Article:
Bernie Hayes

While watching demonstrators in major U.S. cities protest President-elect Donald Trump, I looked back on the many times we have protested before, but somehow this is different.

Marches took place in St. Louis, Miami, Atlanta, Philadelphia, New York, San Francisco, Portland, Detroit, Minneapolis, Kansas City, Olympia, Washington, D.C., Iowa City, and several others municipalities.

But what frightens me more is that stock prices for the country’s two largest private prison contractors skyrocketed after Donald Trump claimed victory in the U.S. presidential election.

The largest private prison contractor, Core Civic, which recently changed its name from Corrections Corporation of America, saw its stock shoot up by more than 58 percent, and stocks for the second largest contractor, GEO Group, rose by more than 28 percent.

This is disturbing because of a detailed report by the Justice Department’s Officer of the Inspector General, which found that privatized prison facilities led to more security problems without necessarily saving money. Another review discloses Trump’s election will directly impact the kindergarten-to-prison pipeline.

Given his campaign promises to restrict immigration and register Muslims, as well as allegations that he had sexually abused women, what disturbs me is observing how culturally unaware Donald Trump is. I do not believe he has ever looked into the roots of indifference and racial intolerance, therefore putting perhaps millions of young African-American children and other minorities at risk.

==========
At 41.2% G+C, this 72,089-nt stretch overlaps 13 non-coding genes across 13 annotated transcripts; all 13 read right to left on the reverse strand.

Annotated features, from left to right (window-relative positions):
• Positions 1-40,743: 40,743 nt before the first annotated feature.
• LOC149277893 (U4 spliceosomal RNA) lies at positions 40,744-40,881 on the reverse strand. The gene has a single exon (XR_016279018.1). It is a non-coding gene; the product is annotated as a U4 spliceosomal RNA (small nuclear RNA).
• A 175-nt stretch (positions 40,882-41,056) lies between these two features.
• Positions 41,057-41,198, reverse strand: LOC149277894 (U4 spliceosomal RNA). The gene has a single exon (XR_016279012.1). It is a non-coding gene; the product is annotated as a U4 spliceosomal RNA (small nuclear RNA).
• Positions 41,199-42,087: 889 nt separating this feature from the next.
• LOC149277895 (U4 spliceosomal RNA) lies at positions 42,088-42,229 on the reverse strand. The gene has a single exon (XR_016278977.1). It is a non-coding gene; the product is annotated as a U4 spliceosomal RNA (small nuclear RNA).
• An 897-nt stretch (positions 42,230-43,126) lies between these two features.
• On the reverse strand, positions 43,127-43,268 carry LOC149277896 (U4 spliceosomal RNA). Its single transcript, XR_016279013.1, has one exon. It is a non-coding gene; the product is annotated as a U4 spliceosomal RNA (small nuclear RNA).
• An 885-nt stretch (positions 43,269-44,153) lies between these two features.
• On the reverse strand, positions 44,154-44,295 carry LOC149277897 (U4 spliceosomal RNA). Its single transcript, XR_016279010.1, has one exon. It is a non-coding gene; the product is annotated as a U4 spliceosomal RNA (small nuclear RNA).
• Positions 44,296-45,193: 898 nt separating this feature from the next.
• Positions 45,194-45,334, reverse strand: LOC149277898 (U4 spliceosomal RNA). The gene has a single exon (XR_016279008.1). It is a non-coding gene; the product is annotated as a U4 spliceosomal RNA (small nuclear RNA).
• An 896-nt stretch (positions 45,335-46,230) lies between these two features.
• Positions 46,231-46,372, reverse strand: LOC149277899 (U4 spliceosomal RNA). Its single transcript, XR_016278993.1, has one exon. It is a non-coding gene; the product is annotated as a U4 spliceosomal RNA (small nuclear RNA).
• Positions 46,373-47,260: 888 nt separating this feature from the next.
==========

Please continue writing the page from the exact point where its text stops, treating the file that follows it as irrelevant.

Each year, thousands of American preschoolers are suspended from public schools, a trend that disproportionately impacts black children and sends many of them on a fast track to dropping out or into the criminal justice system later in life.

Black students are four times more likely to be suspended than their white peers. The U.S. Department of Education has rightly called on public schools to end racially disparate practices of suspensions that lead to the school to prison pipeline. Federally funded charter schools should be held to the same standards.

Often when I am troubled by issues such as the Michael Brown Jr. killing and the other police executions around the country, I turn to songs of the Civil Rights Movement such as “Can’t Turn Me Around,” “Oh Freedom,” “We Shall Not Be Moved,” “Keep Your Eyes on the Prize,” “We Shall Overcome,” “I Wish I Knew How It Feel To Be Free” and “A Change is Gonna Come.”

But today, I am remembering the late Jimmy Ruffin’s song “I’ve Passed This Way Before.” It kinds of sums up the feelings of the millions of Americans who are wondering what a Donald Trump presidency will bring.

The word are “Life lands a hurting blow. And once again our heart is broken. And as history repeats itself. These few words are sadly spoken. I've passed this way before. I've felt this pain before. A hurt that took so long to end. Has found my poor heart again.”

Yes, we have passed this way before, and we must take the necessary precautions and remain vigilant so we won’t be headed back to the way things were in the 1940s and ‘50s.

Please watch the Bernie Hayes TV program Saturday night at 10 p.m. and Sunday evenings at 5:30 p.m. on KNLC-TV Ch. 24. I can be reached by fax at 314-837-3369, e-mail at berhay@swbell.net or on Twitter @berhay.

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